SANTA ANA, Calif. (Jan. 4, 2012) – The Open Doors 2012 World Watch List has a familiar look to it. North Korea tops the list for the 10th straight time as the country where Christians face the most severe persecution, while Islamic-majority countries represent nine of the top 10 and 38 of the 50 countries on the annual ranking.
Afghanistan (2), Saudi Arabia (3), Somalia (4), Iran (5) and the Maldives (6) form a bloc where indigenous Christians have almost no freedom to openly worship. For the first time Pakistan (10) entered the top 10, after a tumultuous year during which the nation’s highest-ranking Christian politician, Cabinet Minister Shahbaz Bhatti, was assassinated for his attempts to change the blasphemy law.
The rest of the top 10 is composed of Uzbekistan (7), Yemen (8) and Iraq (9). Laos was the lone country to drop from the top 10 list, falling to No. 12 from No. 10.
There are significant moves on the World Watch List, including Sudan moving up 19 spots to No. 16 – the biggest leap of any country from 2011. Nigeria jumped 10 spots to No. 13. Egypt, racked by violent protests and upheaval during the Arab Spring, rose four positions to No. 15. Increased Islamic extremism triggered the upward movement of Sudan, Nigeria and Egypt.
“Being a Muslim-background believer or ‘secret believer’ Christian in a Muslim-dominated country is a huge challenge. Christians often face persecution from extremists, the government, their community and even their own families,” said Moeller. “As the 2012 World Watch List reflects, the persecution of Christians in these Muslim countries continues to increase. While many thought the Arab Spring would bring increased freedom, including religious freedom for minorities, that certainly has not been the case so far.”
In July 2011 southern Sudan, which is mostly Christian, seceded to become an independent country, called South Sudan, leaving the Christians of North Sudan much more isolated under President Omar al-Bashir. In response to the loss of the south, al-Bashir vowed to make constitutional changes to make his country even more Islamic. On the ground the military has attacked Christian communities in battles over resources with many being killed.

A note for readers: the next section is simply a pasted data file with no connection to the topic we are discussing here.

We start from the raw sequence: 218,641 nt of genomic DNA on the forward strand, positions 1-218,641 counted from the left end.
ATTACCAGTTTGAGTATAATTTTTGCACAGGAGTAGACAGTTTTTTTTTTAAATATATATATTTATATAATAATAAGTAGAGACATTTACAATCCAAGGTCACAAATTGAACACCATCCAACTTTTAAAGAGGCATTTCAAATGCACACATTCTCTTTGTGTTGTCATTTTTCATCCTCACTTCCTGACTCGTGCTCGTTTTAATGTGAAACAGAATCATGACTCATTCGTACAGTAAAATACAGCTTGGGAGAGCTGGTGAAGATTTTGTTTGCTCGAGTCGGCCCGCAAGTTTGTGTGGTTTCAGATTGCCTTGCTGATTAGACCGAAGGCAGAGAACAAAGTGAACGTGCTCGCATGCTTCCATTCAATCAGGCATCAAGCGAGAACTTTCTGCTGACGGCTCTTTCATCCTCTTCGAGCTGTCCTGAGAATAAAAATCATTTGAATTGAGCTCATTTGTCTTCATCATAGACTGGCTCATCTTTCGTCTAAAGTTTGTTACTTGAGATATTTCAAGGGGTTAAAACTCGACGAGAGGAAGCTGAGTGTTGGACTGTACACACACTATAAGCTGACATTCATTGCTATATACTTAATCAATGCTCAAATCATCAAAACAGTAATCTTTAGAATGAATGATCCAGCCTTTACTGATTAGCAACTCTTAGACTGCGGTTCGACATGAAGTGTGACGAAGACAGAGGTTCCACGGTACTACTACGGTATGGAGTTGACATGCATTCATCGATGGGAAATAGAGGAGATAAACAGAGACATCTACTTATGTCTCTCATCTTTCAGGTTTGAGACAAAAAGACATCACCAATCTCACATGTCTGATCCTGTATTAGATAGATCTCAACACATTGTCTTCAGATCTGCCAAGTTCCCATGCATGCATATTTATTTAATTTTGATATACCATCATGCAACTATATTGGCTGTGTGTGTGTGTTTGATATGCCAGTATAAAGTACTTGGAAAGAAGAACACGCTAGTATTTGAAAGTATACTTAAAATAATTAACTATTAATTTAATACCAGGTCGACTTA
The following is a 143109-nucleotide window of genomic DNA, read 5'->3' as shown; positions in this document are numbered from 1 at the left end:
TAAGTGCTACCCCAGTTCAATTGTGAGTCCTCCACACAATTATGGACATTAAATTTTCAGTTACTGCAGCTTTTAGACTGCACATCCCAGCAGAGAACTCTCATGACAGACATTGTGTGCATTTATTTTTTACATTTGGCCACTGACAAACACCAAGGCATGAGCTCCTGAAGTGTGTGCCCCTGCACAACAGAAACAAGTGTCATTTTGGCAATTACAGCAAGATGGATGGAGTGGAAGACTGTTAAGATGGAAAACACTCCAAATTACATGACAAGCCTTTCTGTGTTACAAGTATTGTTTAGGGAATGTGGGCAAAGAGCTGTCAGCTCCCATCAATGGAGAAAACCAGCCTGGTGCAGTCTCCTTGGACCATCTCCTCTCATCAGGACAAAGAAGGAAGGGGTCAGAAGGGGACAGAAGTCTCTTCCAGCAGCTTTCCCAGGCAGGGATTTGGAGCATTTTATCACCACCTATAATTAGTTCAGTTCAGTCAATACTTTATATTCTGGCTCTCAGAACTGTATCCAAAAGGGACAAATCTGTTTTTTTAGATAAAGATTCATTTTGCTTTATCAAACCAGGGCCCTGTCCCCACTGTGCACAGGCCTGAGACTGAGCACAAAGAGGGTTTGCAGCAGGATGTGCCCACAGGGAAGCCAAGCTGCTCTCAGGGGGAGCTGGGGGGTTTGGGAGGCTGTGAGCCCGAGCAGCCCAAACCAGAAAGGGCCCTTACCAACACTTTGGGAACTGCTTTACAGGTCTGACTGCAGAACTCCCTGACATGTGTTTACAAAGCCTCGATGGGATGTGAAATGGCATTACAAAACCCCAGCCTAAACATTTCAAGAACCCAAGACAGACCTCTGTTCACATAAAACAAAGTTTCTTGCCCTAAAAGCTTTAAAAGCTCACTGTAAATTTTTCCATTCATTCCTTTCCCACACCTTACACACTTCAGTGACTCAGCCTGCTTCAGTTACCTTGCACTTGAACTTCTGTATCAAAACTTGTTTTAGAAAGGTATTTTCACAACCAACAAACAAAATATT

Nigeria remains the country with the worst atrocities in terms of lives lost. More than 300 Christians were martyred last year in Nigeria, though the actual number is believed to be double or triple that number. The total is probably greater in North Korea, but impossible to confirm due to its isolation. Since 2009 the extreme Islamic group Boko Haram has destroyed more than 50 churches and killed 10 pastors in Nigeria.
Egyptian Christians experienced a disastrous start to 2011 when a bombing at the Coptic Orthodox Church of Saint Mark and Pope Peter in Alexandria killed 21 Christians on New Year’s Day. After the ouster of President Hosni Mubarak in February, hopes soared for new freedoms for all Egyptians. But on Oct. 9 the military turned on its own citizens in the Maspero massacre in Cairo, killing 27 Coptic Christian demonstrators. At the close of 2011, Islamist parties flourished in the November elections, prompting some to speak of an Arab Winter instead of an Arab Spring for Christians.
An estimated 100 million Christians worldwide suffer interrogation, arrest and even death for their faith in Christ, with millions more facing discrimination and alienation. Open Doors supports and strengthens believers in the world’s most difficult areas through Bible and Christian literature distribution, leadership training and assistance, Christian community development, prayer and presence ministry and advocacy on behalf of suffering believers. To partner with Open Doors USA, call toll free at 888-5-BIBLE-5 (888-524-2535) or go to our website at www.opendoorsusa.org.
Yet Muslims have built a lucrative industry based on so-called Islamophobia.
If possible, it’s worse than last year, Islamic Countries Dominate Open Doors 2011 World Watch List.